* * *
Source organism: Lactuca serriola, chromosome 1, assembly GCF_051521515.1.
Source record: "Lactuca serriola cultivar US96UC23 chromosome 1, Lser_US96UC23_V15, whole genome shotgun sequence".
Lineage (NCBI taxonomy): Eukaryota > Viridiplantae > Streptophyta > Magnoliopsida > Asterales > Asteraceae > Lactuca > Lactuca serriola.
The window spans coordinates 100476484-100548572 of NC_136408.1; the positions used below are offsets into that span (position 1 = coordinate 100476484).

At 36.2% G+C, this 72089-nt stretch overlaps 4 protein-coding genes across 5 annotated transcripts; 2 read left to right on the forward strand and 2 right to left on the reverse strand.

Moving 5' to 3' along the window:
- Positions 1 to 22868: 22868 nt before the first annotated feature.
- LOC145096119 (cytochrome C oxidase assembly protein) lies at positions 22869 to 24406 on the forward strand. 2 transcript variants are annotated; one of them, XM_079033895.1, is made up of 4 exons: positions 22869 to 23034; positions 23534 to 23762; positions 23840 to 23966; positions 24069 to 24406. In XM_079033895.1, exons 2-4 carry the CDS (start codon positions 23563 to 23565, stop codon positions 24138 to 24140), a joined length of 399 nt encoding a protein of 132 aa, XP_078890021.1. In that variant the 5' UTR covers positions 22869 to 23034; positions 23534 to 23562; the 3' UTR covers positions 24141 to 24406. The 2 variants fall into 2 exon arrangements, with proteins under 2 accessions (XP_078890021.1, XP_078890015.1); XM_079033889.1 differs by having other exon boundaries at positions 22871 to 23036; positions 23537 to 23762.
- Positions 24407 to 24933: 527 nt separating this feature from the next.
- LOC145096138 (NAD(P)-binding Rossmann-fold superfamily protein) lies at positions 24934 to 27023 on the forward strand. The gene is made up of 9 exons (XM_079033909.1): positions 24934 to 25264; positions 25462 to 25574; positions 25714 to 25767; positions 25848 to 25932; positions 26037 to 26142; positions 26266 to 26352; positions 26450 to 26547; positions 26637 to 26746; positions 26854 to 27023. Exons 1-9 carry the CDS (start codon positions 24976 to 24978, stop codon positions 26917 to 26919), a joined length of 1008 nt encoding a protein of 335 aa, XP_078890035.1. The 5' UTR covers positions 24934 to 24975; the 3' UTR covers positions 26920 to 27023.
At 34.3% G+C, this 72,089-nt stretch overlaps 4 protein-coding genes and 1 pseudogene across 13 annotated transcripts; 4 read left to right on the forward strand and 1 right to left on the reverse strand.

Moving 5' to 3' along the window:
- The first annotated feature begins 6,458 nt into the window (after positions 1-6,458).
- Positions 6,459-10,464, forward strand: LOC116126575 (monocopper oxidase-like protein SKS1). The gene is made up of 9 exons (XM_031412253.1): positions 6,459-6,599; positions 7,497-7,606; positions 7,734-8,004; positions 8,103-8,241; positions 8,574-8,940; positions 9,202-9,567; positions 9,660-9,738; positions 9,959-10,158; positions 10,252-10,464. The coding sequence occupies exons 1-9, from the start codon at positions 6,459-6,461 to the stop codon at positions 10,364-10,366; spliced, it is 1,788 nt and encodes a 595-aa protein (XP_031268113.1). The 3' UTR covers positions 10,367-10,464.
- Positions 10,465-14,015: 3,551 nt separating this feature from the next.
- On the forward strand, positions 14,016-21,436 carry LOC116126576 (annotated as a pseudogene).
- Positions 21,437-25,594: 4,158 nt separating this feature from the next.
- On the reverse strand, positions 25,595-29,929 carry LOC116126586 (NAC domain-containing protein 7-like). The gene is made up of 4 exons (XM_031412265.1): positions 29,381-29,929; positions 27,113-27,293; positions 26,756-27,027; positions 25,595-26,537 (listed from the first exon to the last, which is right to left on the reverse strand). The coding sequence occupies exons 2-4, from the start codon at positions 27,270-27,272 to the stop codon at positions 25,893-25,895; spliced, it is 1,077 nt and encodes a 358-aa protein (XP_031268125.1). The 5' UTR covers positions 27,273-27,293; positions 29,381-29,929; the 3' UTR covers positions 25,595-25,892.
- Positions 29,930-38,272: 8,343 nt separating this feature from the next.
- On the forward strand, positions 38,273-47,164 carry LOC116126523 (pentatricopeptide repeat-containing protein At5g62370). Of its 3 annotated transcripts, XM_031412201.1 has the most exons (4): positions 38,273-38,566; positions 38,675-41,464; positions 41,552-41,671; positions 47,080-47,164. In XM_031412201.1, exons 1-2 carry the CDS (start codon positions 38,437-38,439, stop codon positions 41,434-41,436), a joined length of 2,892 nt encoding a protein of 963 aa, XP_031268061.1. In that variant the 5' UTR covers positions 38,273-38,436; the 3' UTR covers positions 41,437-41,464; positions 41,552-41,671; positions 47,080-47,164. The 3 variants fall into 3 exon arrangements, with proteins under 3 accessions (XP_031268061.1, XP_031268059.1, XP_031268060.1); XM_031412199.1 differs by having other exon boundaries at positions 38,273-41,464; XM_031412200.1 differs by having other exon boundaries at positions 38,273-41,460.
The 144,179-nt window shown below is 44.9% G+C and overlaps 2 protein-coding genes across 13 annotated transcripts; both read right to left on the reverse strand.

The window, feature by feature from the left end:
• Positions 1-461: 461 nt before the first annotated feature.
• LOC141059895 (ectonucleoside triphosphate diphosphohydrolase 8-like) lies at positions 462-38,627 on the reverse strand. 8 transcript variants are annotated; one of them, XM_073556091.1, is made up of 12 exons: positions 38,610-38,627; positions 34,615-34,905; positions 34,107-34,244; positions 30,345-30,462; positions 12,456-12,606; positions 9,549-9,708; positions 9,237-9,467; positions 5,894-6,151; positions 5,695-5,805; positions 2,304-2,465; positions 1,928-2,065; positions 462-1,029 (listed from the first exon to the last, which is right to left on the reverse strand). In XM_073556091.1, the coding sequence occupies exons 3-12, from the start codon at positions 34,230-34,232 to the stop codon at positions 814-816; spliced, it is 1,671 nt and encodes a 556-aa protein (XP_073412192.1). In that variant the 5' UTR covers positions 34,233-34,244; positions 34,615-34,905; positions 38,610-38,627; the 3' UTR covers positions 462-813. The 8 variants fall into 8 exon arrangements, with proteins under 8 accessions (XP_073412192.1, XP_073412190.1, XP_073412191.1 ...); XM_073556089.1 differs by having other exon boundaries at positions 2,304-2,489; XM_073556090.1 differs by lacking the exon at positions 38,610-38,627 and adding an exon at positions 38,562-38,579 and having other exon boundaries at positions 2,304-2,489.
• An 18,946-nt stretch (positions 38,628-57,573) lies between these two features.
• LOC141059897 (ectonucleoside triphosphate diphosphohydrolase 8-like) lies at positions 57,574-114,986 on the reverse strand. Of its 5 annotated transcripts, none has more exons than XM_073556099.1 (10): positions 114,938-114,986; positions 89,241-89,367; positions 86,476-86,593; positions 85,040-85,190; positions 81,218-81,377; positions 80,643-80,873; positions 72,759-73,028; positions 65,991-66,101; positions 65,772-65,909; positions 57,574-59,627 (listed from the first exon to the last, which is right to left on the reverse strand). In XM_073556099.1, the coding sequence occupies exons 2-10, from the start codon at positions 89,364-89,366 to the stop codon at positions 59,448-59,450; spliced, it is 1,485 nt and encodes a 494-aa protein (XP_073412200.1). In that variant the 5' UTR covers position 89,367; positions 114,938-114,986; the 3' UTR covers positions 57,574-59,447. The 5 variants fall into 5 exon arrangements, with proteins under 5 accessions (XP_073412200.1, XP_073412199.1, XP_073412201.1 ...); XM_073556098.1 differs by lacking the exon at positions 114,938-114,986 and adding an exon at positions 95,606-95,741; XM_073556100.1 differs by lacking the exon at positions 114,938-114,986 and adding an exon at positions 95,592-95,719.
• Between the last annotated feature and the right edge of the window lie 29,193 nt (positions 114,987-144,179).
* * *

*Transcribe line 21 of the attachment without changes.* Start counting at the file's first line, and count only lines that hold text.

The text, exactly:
The 144,179-nt window shown below is 44.9% G+C and overlaps 2 protein-coding genes across 13 annotated transcripts; both read right to left on the reverse strand.